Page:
My classes are all going well. My Kindergarten kids are learning English words for games they know. So we play Rock, Paper, Scissors and Hide & Seek every day. It's so much fun. My youngest Kindergarten students are only 2&3 American Years* and they already know so much English. At the after school program, my kids are doing pretty well. I've only had one "opportunity student" (read: behavior problem!) this quarter. The biggest problem I have is that when my opportunity student makes a joke, it's usually genuinely funny ... so I'm trapped between wanting to laugh and trying to keep control of my class.

*When speaking Korean it is extremely important to know if someone is older or younger than you. Instead of basing this on months and days they base it entirely on birth year. When a baby is born he or she is considered 1 year old at birth. This keeps things pretty simple. Also, (this is my understanding - and I could be wrong) everyone's age increases at the new year. So, theoretically, if you had a baby at Christmas it would be 2 years old in Korea before it would be 2 weeks old in America. Isn't that crazy!

Sunday, September 6, 2009

My host family

I'm all moved in with my host family. I had to move out of my apartment and had two options: I could live with a host family or live in one of the classrooms at the school. So, I'm with my host family.

I was an exchange student in High School, so I'm pretty excited to re-live my younger days and live this out again.

My family has three members. A dad, a mom, and a sister. I hate trying to describe Korean people. My host dad is short. He has short, black, straight hair. He wears glasses. He keeps an abacus on his desk. I still can't pick him out of a crowd. My mom has a unique look, she's very pretty. They are in their 40s I've been told. My little sister is 8. She's shy. I don't know their names. No one has told me yet. I just call them mom and dad. My Korean is getting a little better everyday.

My new house is really quite fantastic. It's a three story school with an emphasis on creative arts. We live on half of the second floor. The outside is purple and beige and there is a sculpture in front of the school. The first floor is creative arts. There are about a dozen pianos on one end of the building and a huge art workshop on the other. The third floor is for English classes.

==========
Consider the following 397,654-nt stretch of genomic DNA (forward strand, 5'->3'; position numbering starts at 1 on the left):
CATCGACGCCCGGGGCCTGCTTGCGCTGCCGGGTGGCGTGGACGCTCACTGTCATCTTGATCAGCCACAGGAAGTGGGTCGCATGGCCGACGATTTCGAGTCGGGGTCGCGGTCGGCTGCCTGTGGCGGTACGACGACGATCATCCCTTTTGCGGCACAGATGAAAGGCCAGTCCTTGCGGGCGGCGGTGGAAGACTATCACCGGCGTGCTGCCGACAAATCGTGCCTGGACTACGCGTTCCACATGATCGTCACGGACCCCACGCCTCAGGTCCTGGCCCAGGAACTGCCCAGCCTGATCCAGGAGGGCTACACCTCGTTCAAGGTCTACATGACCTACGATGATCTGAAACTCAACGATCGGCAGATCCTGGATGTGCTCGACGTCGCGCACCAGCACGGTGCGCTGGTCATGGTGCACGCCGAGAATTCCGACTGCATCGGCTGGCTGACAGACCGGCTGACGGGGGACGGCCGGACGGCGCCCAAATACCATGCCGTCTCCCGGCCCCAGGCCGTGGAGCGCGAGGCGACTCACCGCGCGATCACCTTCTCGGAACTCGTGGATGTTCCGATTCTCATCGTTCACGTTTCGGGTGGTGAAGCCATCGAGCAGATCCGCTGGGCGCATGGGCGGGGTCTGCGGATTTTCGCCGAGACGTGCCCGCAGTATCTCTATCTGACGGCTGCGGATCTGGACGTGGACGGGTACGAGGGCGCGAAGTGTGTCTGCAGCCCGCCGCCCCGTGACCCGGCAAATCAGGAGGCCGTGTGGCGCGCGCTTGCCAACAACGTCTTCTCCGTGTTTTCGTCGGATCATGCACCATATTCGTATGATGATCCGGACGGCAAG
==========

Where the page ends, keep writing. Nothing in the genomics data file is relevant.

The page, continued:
Our apartment is very big by Korean standards. The living room is large and the kitchen has everything an American kitchen would have. They even have a toaster!
My bedroom obviously belonged to the little girl before I moved in. Even the bathroom is Pretty Pretty Princess themed. I have a large bed, a reading nook, a TV, a dresser, a spot to hang up clothes, and my own bathroom - so I could basically just survive in my room forever. I also kind of have my own kitchen. There's a kitchen on the third floor that the staff uses; but since I work the same hours the school operates, I'll never see anyone in there. My fridge vacuum seals!

We never close the door to our apartment, so it feels like the whole school is just an extension of the apartment - like our house is so big that we choose to just live in one section of it. It's pretty great. There are big paintings everywhere and the staircase is old pine (it creaks and moans as you go up it- so there is NO sneaking in late!)

My family is really cool. We have some communication issues. (My host father teaches English grammar, but a lot of English teachers here just know grammar rules and really couldn't hold down a conversation. I think if there was an emergency I could write down what I want to say and he could diagram it and figure out what I want pretty quickly.) But they have really bent over backwards to make me feel welcome.

And I'm working like a trooper to make it work. I ate chicken wings with chopsticks last night! I'm pretty good with chopsticks, but holding up a heavy piece of chicken while trying to tear meat away from the bones was a bit much for me.

All in all I think this will be a really good experience.

Wednesday, September 2, 2009

Pictures from the Philippines

This is a picture of the church and the strip joint next to it. I love the United Methodist Church.

It was Mission and Evangelism Sunday when I visited.

This is the youth group on the way to the park. I love and miss these guys.

I think all of these pictures are fun.

I love the cat in this picture. I'm so glad to have these kids praying for me.